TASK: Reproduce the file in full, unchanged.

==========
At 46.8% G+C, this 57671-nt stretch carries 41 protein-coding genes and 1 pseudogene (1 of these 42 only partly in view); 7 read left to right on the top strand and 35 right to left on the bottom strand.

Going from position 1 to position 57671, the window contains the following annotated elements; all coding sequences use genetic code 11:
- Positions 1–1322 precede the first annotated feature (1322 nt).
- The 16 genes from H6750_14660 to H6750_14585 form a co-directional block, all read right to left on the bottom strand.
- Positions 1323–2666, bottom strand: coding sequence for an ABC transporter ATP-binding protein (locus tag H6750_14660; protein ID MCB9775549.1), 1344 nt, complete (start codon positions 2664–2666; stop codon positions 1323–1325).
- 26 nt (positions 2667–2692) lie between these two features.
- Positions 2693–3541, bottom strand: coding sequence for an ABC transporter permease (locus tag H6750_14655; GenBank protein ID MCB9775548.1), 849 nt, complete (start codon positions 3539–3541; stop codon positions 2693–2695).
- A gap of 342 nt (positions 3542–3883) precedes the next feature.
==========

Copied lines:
At 46.8% G+C, this 57671-nt stretch carries 41 protein-coding genes and 1 pseudogene (1 of these 42 only partly in view); 7 read left to right on the top strand and 35 right to left on the bottom strand.

Going from position 1 to position 57671, the window contains the following annotated elements; all coding sequences use genetic code 11:
- Positions 1–1322 precede the first annotated feature (1322 nt).
- The 16 genes from H6750_14660 to H6750_14585 form a co-directional block, all read right to left on the bottom strand.
- Positions 1323–2666, bottom strand: coding sequence for an ABC transporter ATP-binding protein (locus tag H6750_14660; protein ID MCB9775549.1), 1344 nt, complete (start codon positions 2664–2666; stop codon positions 1323–1325).
- 26 nt (positions 2667–2692) lie between these two features.
- Positions 2693–3541, bottom strand: coding sequence for an ABC transporter permease (locus tag H6750_14655; GenBank protein ID MCB9775548.1), 849 nt, complete (start codon positions 3539–3541; stop codon positions 2693–2695).
- A gap of 342 nt (positions 3542–3883) precedes the next feature.